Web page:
Recent data from Statistics Canada indicates that despite the shortage in skilled engineers in British Columbia, the percentage of female students enrolled in post-secondary engineering programs (55.7%) continues to lag behind other programs such as health (72.7%) and law/social sciences (66.4%). In industry, women make up 12% of engineering jobs in BC and 20% of engineers-in-training (recently graduated category).
UBC Civil Engineering Professor and Dean’s adviser on Equity, Diversity, and Inclusion, Dr. Sheryl Staub-French, along with Dr. Kathy Tarnai-Lokhorst, President of Engineers and Geoscientists BC (EGBC), were recently featured in an article published in Business Vancouver. Both Dr. Staub-French and Dr. Tarnai-Lokhorst note that engineering faces two major gendered challenges dissuading women from studying and working in the field: 1) stereotypes of engineering as a career designed for men, and 2) general misconceptions about the engineering industry.
This lack of women in engineering is related to a number of factors including the presence of positive role models such as family members, curriculum for K-12 and high school students, and dispelling the ‘myth’ that engineering is a male field. Dr. Tarnai-Lokhorst notes that despite the growing number of girls studying science (e.g. Physics 11) in high school (50%), there is a small, but growing, percentage of female students enrolled in post-secondary engineering programs. At the University of British Columbia, women represent 32% of the engineering student body, which is 18% higher than a decade prior. Dr. Staub-French emphasizes that attracting female students goes beyond gender stereotypes. She recalls her own career decision was influenced by her family: “my brother happened to be in mechanical engineering, and my dad said, ‘Why don’t you be an engineer? And I was good at math and said, ‘OK, why not?’” Dr. Staub-French highlights that a further challenge rests in the misconceptions surrounding ‘what engineering actually is’ in K-12 curriculum: “So the challenge is, unlike science, where you hear about it all the time in K-12, you don’t hear about engineering at that level, and I think that’s a huge problem.”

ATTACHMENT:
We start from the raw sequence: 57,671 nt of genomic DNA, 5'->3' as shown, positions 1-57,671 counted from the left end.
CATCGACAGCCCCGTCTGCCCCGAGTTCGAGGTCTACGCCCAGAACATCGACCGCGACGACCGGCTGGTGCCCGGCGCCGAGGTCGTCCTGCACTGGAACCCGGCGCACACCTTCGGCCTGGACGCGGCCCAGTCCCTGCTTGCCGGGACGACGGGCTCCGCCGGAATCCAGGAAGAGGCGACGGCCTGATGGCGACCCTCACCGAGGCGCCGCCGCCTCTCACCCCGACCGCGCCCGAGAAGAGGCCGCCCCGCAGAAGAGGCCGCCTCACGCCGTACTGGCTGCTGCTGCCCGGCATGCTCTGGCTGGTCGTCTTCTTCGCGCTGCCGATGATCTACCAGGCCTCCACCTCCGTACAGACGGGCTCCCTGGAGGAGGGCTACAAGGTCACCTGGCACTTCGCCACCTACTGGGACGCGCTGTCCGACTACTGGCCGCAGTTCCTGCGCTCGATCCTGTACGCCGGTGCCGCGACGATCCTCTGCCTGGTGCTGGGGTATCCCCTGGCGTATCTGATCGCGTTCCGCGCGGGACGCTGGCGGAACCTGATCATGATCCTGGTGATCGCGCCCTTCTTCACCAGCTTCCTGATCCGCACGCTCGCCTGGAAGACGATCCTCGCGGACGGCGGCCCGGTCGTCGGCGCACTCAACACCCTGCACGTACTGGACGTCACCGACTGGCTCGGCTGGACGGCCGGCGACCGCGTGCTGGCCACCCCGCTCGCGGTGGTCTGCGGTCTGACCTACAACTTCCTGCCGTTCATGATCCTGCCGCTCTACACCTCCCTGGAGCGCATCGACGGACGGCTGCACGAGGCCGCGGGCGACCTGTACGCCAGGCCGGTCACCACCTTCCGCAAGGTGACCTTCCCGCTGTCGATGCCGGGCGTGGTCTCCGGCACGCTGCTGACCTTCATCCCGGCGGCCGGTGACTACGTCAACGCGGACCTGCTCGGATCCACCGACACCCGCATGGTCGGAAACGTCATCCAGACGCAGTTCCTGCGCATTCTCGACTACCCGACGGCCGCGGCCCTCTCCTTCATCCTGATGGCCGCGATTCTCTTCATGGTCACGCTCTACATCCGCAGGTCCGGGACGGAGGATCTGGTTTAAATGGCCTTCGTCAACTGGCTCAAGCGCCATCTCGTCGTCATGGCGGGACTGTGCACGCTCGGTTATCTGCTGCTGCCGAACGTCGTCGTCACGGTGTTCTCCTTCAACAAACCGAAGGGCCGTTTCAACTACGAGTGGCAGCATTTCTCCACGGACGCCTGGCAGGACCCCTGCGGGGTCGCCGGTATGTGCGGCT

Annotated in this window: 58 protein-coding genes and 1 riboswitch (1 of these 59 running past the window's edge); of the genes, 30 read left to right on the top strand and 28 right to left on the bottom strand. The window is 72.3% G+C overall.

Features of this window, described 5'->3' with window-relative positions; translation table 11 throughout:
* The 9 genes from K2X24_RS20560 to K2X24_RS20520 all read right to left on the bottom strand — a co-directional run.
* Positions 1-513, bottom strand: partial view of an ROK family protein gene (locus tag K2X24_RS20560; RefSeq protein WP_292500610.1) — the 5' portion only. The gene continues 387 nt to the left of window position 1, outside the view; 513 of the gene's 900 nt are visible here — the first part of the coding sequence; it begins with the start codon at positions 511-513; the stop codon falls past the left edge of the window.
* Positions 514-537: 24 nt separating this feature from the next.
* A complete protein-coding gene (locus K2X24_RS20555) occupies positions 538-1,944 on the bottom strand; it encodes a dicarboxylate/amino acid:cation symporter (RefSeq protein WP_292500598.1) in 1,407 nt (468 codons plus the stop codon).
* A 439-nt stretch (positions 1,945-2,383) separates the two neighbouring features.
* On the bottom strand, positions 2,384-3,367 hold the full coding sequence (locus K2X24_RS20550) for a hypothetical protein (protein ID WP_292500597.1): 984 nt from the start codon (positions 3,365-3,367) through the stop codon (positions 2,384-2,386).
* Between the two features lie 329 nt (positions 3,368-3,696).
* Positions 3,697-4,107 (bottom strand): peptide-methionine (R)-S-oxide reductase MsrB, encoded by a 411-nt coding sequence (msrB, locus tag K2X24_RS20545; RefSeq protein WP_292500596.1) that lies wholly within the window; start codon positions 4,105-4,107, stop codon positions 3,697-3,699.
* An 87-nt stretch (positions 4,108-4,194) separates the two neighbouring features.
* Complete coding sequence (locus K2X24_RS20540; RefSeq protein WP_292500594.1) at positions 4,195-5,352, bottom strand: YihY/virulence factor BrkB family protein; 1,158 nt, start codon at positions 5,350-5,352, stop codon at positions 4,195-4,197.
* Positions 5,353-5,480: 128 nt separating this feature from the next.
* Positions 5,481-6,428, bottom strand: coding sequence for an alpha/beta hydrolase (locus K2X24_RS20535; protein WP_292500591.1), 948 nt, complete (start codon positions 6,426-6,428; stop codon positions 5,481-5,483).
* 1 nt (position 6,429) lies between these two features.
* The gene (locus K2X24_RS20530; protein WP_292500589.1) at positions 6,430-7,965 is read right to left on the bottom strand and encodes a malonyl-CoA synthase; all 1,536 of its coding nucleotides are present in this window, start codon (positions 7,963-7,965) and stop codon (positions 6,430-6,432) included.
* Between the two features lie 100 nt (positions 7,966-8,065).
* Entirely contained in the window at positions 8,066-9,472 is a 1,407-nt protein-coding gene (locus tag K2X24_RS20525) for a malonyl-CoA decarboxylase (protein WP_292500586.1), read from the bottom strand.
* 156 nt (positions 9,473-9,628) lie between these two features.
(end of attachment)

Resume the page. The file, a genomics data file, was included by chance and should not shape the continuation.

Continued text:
Dr. Staub-French believes that even though the number of women enrolling in post-secondary engineering programs is higher, BC fails to maximize this talent to meet local demand as the province suffers from one of the lowest per capita rates of engineering training in Canada. EGBC further notes that 30% of engineers in BC are 55 and older, demonstrating a future skills shortage as engineers head into retirement.
For more details on addressing the gender disparity in engineering, visit the article published in Business in Vancouver featuring Dr. Sheryl Staub-French and Dr. Kathy Tarnai-Lokhorst.